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Submission Preparation Checklist

As part of the submission process, authors are required to check off their submission's compliance with all of the following items, and submissions may be returned to authors that do not adhere to these guidelines.
  • I, the corresponding author, declare that this manuscript is original, and is therefore based on original research, done exclusively by the authors. All information and data used in the manuscript were prepared by the authors or the authors have properly acknowledged other sources of ideas, materials, methods, and results.
  • Authors confirm that they are the authors of the submitting article, which is under consideration to be published (print and online) in the journal Acta geographica Slovenica by Založba ZRC, ZRC SAZU.
  • All authors have seen and approved the article being submitted.
  • The submission has not been previously published, nor it is under consideration in another journal (or an explanation has been provided in Comments to the Editor). Authors have disclosed any prior posting, publication or distribution of all or part of the manuscript to the Editor.
  • Upon publishing an article in a journal the authors agree to license non-exclusive copyrights to ZRC SAZU (Založba ZRC): they retain the copyright in the scope that enables them to continue to use their work, even by publishing it in one of the personal or institutional repositories before the publication of the article in the journal.
  • Authors consent to the publication of their works under Creative Commons Attribution-NonCommercial-NoDerivatives 4.0 International (CC BY-NC-ND 4.0).
  • Permission has been obtained for the use (in printed and electronic format) of copyrighted material from other sources, including online sources. Restrictions on the transfer of copyright on this material have been clearly indicated.
  • All the necessary permits to work with people have been obtained in the research related to the article (in accordance with the applicable laws and institutional guidelines and approved by the relevant institutions).
  • The journal policies and guidelines have been reviewed and followed.
  • The metadata (title, abstract, key words, authors, affiliation, ORCiD, etc.) are provided in English (Slovenian authors must provide the metadata also in Slovenian language).
  • The list of authors is complete. Failure to do so may result in co-authors not being listed on the article at publication.
  • The submission is in Microsoft Word format and the document template was used (single-spaced text, 12-point font, no formatting except italics and bold).
  • The article has been checked for spelling and grammar.
  • Figures are not embedded in the Word file and are provided as a graphic file: editable vector format (e.g., cdr, ai) for maps and illustrations; tif for photographs; xlsx for graphs. The Word file includes only figure captions.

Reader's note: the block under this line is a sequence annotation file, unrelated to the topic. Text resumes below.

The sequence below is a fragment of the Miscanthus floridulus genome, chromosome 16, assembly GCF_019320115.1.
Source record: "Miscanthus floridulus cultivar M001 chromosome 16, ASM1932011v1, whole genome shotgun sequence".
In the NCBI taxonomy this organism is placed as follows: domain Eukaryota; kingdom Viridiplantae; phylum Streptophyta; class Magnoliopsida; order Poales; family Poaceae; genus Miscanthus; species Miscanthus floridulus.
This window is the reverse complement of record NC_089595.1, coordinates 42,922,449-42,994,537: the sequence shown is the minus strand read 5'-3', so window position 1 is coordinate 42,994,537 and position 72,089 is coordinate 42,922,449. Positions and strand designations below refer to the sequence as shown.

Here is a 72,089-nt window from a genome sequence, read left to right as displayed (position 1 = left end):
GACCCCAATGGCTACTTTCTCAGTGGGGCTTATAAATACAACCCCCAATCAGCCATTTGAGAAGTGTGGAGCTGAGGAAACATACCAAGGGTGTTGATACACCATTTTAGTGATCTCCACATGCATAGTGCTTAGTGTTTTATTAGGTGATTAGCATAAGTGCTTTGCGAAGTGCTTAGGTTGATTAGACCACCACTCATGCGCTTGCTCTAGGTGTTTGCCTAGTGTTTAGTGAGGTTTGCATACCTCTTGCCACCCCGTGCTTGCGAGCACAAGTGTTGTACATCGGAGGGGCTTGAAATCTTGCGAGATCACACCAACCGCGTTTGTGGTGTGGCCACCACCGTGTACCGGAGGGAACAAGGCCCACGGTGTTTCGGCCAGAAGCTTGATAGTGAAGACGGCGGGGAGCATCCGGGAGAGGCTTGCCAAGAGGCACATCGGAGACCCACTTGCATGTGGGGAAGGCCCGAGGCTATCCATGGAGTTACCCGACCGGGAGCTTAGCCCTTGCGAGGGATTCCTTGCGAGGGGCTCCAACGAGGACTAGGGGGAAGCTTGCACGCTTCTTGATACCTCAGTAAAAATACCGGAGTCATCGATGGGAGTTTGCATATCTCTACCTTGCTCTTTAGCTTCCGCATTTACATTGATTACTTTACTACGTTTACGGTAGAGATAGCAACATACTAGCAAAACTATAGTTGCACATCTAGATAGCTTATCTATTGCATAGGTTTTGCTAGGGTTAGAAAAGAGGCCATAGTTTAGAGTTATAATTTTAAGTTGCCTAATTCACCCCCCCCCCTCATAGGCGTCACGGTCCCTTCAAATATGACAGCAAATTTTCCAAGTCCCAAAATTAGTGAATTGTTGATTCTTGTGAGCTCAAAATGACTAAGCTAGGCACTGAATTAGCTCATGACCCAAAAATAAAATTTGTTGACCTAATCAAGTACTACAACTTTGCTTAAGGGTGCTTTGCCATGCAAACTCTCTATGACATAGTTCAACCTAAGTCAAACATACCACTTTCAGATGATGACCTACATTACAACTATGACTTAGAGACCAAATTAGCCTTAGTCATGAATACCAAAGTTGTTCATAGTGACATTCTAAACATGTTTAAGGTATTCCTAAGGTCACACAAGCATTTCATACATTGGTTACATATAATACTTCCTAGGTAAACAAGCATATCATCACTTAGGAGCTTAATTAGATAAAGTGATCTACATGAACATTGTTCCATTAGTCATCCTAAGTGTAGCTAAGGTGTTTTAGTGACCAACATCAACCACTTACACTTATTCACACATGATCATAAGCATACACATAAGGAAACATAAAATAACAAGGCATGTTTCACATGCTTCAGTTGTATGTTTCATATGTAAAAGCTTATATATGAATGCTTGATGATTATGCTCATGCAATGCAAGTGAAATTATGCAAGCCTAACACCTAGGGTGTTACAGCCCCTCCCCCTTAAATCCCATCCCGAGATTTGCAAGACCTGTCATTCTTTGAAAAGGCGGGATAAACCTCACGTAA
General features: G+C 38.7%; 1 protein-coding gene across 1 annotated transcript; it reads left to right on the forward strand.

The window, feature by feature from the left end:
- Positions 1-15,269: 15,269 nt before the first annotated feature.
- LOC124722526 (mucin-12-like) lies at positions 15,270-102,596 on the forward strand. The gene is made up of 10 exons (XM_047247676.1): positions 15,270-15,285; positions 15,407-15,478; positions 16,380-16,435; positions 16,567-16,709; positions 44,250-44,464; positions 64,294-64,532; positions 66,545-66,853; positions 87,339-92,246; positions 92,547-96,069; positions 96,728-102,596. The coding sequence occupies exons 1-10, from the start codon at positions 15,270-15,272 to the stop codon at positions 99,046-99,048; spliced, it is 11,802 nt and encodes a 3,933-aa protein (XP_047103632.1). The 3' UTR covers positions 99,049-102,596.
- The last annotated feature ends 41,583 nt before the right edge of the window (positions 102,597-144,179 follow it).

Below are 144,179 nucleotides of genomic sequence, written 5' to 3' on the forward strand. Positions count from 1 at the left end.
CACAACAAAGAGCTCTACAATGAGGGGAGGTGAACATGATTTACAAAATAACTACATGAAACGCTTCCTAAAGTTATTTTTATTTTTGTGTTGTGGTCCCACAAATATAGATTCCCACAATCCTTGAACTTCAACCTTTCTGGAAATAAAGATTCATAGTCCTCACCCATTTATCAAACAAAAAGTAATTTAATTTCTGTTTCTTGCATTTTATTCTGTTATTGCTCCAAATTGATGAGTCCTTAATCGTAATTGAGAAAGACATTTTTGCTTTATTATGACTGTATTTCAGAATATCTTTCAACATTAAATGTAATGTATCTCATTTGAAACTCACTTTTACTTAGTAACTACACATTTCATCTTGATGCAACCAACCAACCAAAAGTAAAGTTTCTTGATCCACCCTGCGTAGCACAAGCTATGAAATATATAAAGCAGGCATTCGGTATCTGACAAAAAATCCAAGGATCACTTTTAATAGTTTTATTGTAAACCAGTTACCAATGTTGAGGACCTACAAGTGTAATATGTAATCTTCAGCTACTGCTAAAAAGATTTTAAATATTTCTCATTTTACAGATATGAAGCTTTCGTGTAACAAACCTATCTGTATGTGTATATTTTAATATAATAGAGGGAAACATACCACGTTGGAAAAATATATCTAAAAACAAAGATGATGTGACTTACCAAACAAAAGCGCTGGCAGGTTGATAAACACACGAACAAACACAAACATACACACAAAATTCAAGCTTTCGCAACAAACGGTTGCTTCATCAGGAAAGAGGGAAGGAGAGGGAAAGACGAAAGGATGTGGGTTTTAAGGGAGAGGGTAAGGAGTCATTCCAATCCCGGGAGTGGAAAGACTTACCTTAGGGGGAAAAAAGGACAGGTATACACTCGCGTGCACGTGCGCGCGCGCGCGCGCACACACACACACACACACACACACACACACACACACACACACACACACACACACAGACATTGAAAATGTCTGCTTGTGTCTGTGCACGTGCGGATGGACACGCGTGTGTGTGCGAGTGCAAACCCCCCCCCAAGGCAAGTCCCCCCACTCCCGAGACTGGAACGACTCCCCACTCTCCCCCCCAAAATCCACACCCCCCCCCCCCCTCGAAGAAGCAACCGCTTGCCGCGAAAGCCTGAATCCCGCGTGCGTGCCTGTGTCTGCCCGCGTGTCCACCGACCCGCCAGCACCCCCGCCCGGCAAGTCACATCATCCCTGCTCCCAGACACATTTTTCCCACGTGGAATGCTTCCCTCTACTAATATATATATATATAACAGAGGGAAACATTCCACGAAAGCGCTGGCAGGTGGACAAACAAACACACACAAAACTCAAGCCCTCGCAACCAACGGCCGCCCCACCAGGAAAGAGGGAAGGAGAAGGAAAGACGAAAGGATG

• Tables are placed in the Word file with text at the appropriate place.
  • The reference list was prepared following the guidelines.
  • All references in the reference list are cited in the text.
  • Where available, URLs and DOI numbers for references are provided.
  • Graphic files are in one .zip file.
  • Authors agree that any costs of English proofreading are borne by the author(s). No additional costs are associated with the submission.
  • The instructions for ensuring a double-blind review have been followed.

Author Guidelines

Before submitting an article, please read the details on the journal’s focus and scope, publication frequency, privacy statement, history, peer-review process, open-access policy, duties of participants, and publication ethics. See also the latest version of the author guidelines online. All the materials are available at

1 Types of articles
Unsolicited or invited original research articles and review articles are accepted. Articles and materials or sections of them should not have been previously published or under consideration for publication elsewhere. The articles should cover subjects of current interest within the journal’s scope.

2 Special issues
The journal also publishes special issues (thematic supplements). Special issues usually consist of invited articles and present a special topic, with an introduction by the (guest) editors. The introduction briefly presents the topic, summarizes the articles, and provides important implications.

3 The articles
Research articles must be prepared using the journal’s template and contain the following elements:
Title: this should be clear, short, and simple.
Information about author(s): submit names (without academic titles), affiliations, ORCiDs, and e-mail addresses through the online submission system.
– Highlights: authors must provide 3–5 highlights. This section must not exceed 400 characters, including spaces.
Abstract: introduce the topic clearly so that readers can relate it to other work by presenting the background, why the topic was selected, how it was studied, and what was discovered. It should contain one or two sentences about each section (introduction, methods, results, discussion, and conclusions). The maximum length is 800 characters including spaces.
Keywords: include up to seven informative keywords. Start with the research field and end with the place and country.